Daim to Jho Low: Come back to help us in 1MDB probe if innocent

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KUALA LUMPUR (May 18): Businessman Jho Low, who has been linked to 1Malaysia Development Bhd, should return to the country to assist with investigations into the scandal-ridden strategic investment fund, said the Council of Eminent Persons chairman Tun Daim Zainuddin today.

“I would like Jho Low to come back and assist me, since he said he is innocent,” Daim said at a press briefing today. 

He also reiterated that the council, similarly with the government, “roughly” knows the location of Jho Low, who has been linked to various 1MDB's investment decisions. Low has consistently denied he was involved with 1MDB and that he has commited wrongdoing.

Meanwhile, Daim said Bank Negara Malaysia has done its job in relation to the 1MDB probe, when it completed its investigations into the fund and forwarded its findings to the Attorney-General's chambers.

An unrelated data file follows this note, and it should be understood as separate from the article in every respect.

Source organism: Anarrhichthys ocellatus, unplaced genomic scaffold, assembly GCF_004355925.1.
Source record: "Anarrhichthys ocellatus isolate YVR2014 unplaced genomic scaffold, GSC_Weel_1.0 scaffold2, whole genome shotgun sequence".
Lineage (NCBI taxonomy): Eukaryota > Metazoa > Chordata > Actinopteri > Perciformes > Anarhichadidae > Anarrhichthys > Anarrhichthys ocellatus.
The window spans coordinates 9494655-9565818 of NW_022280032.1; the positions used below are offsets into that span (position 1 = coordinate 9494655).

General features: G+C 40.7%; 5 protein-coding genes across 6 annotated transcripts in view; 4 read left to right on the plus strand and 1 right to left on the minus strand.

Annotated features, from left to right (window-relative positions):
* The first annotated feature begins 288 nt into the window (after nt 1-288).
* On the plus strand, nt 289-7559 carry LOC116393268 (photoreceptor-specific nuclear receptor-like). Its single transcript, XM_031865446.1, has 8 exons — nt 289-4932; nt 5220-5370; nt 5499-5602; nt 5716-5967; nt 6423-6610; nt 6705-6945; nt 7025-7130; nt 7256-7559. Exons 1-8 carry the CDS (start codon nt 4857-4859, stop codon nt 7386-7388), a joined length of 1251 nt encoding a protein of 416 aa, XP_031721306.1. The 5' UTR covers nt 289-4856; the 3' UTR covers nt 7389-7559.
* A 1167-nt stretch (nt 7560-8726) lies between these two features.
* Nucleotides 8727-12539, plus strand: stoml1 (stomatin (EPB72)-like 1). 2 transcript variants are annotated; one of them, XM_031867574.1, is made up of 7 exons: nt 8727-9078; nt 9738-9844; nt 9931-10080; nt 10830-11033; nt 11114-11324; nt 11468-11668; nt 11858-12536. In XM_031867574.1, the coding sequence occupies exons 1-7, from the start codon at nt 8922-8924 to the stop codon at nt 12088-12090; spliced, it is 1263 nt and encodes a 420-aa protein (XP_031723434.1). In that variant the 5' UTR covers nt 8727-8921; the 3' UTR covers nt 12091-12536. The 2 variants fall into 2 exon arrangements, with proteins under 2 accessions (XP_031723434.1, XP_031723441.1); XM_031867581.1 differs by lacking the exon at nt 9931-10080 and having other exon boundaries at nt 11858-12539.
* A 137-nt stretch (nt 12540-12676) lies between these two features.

It found a case against the fund, but its recommendations were not followed up on, Daim added.

A recently-declassified summary of the auditor-general's report on 1MDB revealed only a fraction of billions of ringgit raised by the company were channeled towards its mega projects, the Tun Razak Exchange and Bandar Malaysia. A big chunk of the money was instead channeled into 1MDB instead, jeopardising those projects.

The summary also highlighted numerous governance lapses, including investments made without proper feasiblity studies, and how 1MDB's management had not only withheld or provided inaccurate information to its board of directors, but also did not fully comply with the board or shareholders' decisions in several investment-related incidents.

1MDB is among the top of the list of government-linked companies and projects that will be reviewed by the Council of Eminent Persons in its 100-day tenure as a government advisory body. 

The council has set up a separate committee to look into 1MDB-related matters — one of only two committees set up by the council to-date. The other committee was formed to look into the nation’s impending institutional reforms. 

Additionally, Daim said if the new government "practices the rule of law", it should accept the assistance offered by other countries such as Switzerland and Singapore in the 1MDB investigations.

"Previously, when [these countries] offered to help, the previous government rejected. 

"[But] I suppose now the new government will [accept their assistance] if it practices the rule of law. It is mutually beneficial to both parties," he said.